My head is still spinning from the election results on Tuesday. Republicans gained a net of 12 seats to secure their majority in the House. Even worse, Republicans gained at least 7 seats in the Senate (note that each Senate seat should count for 4.35 House seats because there are 100 Senators and 435 Representatives) and may gain two more depending on how runoffs go. This gives them a majority in both houses of Congress. So people like Republicans then? Maybe they’re fed up with Obama and dissatisfied with his handling of the economy (even though it has actually been spectacular given what he had to work with).
But then when we look at actual ballot proposals, the ones that passed were mostly liberal issues. California passed proposition 47, which will reduce sentences for minor drug and theft crimes and substantially reduce our incidence of incarceration. (There’s no sign of releasing current prisoners, unfortunately; but at least we won’t be adding as many new ones.) Marijuana was legalized—fully legalized, for all purposes—in Alaska, Oregon, and DC, further reducing incarceration. At last, the US may finally stop being the incarceration capitol of the world! We currently hold the title in both per-capita and total incarceration, so there can be no dispute. (Technically the Seychelles has a higher per-capita rate, but come on, they don’t count as a real country; they have a population smaller than Ann Arbor—or for that matter the annual throughput of Riker’s Island.)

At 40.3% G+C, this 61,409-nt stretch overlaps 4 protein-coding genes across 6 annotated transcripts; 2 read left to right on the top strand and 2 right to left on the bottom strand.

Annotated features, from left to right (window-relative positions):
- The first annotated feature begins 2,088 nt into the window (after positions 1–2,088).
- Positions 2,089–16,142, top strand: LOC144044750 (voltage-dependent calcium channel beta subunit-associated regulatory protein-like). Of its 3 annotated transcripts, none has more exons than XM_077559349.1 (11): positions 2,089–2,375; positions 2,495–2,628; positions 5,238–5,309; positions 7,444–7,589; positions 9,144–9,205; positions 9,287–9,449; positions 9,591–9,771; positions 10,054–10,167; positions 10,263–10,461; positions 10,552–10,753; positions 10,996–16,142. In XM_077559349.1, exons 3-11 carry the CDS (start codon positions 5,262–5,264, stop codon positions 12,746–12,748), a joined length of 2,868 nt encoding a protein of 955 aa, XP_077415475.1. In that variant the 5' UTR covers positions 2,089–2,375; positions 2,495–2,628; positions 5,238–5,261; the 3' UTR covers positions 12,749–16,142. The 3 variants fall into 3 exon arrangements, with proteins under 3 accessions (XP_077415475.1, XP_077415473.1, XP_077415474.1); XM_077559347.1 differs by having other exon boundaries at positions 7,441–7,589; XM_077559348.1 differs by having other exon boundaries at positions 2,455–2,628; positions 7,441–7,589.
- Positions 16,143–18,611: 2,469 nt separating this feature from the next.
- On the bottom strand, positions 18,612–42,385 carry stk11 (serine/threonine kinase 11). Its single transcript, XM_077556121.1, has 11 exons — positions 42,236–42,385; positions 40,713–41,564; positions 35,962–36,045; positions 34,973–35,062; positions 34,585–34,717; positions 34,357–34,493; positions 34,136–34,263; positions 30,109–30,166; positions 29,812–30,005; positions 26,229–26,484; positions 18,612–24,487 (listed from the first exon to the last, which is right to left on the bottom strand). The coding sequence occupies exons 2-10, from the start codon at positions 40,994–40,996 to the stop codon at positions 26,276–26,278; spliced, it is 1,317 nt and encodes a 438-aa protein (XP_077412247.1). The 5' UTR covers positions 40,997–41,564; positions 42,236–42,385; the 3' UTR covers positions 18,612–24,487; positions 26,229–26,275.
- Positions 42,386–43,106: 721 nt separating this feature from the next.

The proposals to allow wolf hunting in Michigan failed, for which many wolves would thank you if they could. Minimum wages were raised in five states, four of which are Republican-leaning states. The most extreme minimum wage hike was in San Francisco, where the minimum wage is going to be raised as high as $18 over the next four years. So people basically agree with Democrats on policy, but decided to hand the Senate over to Republicans.

I think the best explanation for what happened is the voting demographics. When we have a Senate election, we aren’t sampling randomly from the American population; we’re pulling from specific states, and specific populations within those states. Geography played a huge role in these election results. So did age; the voting population was much older on average than the general population, because most young people simply didn’t vote. I know some of these young people, who tell me things like “I’m not voting because I won’t be part of that system!” Apparently their level of understanding of social change approaches that of the Lonely Island song “I Threw it on the Ground”. Not voting isn’t rebellion, it’s surrender. (I’m not sure who said that first, but it’s clearly right.) Rebellion would be voting for a radical third-party candidate, or running as one yourself. Rebellion would be leading rallies to gather support—that is, votes—for that candidate. Alternatively, you could say that rebellion is too risky and simply aim for reform, in which case you’d vote for Democrats as I did.